McCain Goes To The Dark Side

It’s a shame I didn’t have this one in time for SciFi Friday. Jonathan Chait writes that John McCain has gone over to the dark side, Jedi style:

Seven years ago, of course, McCain was likening himself in public to Luke Skywalker, waving light sabers on stage at rallies and comparing his party’s establishment to the Death Star. He would say such things as, “My party has become captive to special interests.” He would cite a bumper sticker that read “The Christian Right Is Neither.”

And now? Well, let’s just say that if John McCain circa 2007 was campaigning against John McCain circa 2000, he would call him a communist. The old McCain called President Bush’s tax cuts fiscally and socially irresponsible, a giveaway to the rich in a time of rising inequality. The new McCain was recently interviewed by National Review’s Ramesh Ponnuru and asked if there were any circumstances, including the guarantee of spending cuts, under which he’d consider repealing the tax cuts he denounced and voted against. He replied: “No. None. None. Tax cuts, starting with Kennedy, as we all know, increase revenues.”

We all know that? In fact, economists know that this is not true. Conservative economists know this isn’t true. Even conservative economists who work in the Bush administration have admitted this isn’t true. As former Bush economist Alan Viard, now at the conservative American Enterprise Institute, said: “Federal revenue is lower today than it would have been without the tax cuts. There’s really no dispute among economists about that.”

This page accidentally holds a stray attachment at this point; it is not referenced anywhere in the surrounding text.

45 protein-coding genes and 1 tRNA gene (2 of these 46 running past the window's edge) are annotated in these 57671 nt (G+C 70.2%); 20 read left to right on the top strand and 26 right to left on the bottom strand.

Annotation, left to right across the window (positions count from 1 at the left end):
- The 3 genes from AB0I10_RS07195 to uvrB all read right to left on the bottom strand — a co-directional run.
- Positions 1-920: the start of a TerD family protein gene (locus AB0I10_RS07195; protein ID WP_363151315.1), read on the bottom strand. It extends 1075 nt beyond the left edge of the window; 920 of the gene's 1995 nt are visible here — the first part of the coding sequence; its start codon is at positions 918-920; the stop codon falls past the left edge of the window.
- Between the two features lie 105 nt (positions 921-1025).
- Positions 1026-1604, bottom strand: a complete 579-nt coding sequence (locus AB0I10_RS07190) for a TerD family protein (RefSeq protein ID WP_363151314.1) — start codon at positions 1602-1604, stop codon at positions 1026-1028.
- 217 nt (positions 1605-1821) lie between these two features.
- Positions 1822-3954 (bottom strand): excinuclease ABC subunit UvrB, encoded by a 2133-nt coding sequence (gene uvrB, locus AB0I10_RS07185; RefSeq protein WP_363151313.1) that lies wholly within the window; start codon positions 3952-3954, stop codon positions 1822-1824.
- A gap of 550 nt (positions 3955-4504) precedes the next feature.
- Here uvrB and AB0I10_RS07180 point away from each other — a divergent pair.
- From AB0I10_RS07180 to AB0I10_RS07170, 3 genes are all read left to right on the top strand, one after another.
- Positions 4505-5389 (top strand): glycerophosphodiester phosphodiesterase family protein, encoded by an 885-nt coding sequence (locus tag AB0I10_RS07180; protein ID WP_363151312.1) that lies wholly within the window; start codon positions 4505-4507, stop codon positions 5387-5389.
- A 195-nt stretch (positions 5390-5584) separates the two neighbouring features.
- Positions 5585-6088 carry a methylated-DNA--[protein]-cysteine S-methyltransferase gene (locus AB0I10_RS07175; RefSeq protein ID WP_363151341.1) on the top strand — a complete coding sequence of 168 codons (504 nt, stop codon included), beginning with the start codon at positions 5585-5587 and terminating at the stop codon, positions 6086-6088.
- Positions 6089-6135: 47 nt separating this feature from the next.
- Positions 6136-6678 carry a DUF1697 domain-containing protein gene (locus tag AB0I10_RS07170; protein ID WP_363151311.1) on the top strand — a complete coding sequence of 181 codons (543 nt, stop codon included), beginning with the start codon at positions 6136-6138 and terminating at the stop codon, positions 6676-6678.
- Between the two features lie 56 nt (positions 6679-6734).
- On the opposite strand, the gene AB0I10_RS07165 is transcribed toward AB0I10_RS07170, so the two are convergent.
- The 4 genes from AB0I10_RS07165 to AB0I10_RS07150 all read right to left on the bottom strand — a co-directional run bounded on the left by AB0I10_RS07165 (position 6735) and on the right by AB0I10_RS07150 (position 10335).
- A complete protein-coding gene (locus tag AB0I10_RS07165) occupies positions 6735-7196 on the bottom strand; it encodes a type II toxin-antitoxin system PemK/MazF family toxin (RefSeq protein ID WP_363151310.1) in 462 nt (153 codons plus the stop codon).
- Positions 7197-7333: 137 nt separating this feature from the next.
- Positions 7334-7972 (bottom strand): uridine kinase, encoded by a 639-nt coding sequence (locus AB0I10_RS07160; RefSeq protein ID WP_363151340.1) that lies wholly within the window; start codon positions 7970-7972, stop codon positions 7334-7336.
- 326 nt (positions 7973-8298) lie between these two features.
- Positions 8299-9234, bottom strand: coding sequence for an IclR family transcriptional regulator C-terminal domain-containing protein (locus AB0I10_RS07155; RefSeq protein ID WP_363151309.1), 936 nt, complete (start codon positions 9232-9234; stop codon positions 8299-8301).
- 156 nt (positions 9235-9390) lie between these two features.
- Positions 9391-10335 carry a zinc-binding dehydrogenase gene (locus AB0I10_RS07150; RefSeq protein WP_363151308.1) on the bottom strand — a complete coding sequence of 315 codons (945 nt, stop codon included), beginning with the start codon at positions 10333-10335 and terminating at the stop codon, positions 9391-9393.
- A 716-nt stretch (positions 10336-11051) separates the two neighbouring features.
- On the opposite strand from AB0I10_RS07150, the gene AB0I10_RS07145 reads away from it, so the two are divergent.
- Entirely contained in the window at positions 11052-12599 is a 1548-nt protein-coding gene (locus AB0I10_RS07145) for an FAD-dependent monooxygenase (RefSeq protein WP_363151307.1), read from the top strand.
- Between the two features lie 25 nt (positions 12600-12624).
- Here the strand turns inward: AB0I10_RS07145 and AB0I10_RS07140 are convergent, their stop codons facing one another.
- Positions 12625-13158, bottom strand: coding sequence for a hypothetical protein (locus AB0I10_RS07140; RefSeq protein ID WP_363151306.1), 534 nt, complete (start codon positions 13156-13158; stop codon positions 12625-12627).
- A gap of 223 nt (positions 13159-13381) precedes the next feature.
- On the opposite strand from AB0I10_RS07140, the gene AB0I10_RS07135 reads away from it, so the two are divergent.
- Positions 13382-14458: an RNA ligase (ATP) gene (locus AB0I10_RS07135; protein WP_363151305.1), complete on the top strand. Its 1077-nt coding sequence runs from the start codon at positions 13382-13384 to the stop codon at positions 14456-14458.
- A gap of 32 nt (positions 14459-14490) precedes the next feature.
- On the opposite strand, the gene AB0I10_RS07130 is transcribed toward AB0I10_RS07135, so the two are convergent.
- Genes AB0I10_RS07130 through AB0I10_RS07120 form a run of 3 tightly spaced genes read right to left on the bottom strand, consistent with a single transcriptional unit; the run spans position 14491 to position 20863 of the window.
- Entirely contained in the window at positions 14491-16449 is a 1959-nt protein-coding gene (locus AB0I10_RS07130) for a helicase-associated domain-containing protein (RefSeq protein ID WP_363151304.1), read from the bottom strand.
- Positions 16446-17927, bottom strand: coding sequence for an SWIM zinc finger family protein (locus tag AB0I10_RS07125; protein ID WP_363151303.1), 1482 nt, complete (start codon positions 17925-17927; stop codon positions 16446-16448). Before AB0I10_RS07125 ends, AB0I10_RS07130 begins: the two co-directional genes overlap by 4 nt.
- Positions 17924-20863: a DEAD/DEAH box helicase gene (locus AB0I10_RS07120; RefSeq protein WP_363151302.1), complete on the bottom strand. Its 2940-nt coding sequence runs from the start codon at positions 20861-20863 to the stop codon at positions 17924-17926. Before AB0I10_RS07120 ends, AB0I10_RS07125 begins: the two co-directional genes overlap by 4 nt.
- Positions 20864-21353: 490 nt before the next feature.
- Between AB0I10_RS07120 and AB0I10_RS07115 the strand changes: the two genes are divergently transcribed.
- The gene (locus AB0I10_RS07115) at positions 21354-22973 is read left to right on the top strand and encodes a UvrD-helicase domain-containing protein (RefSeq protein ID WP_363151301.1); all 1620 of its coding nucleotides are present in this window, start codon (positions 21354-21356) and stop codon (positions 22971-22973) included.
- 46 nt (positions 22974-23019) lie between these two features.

Chait notes that tying himself to Bush’s policies has not helped McCain politically as he returns to the Jedi analogy:

What makes McCain’s conversion all the more tragic is that it’s plainly not working. He has spent the last three years plotting to make himself the candidate of the GOP establishment that he once attacked. But, as the Wall Street Journal reported, “2008 is shaping up as the worst presidential year in three decades to be the candidate of the Republican establishment.”

His career since then has indeed resembled a certain famous Jedi. He began as a crusader for justice. Soon he realized that he needed to acquire more power in order to accomplish his noble goals. But over time, his pursuit of power became the goal itself, and by the end he lost his capacity to differentiate between right and wrong.

This is not Luke Skywalker here. This is Luke Skywalker’s father. But at least Darth Vader attained his position before the Death Star exploded.

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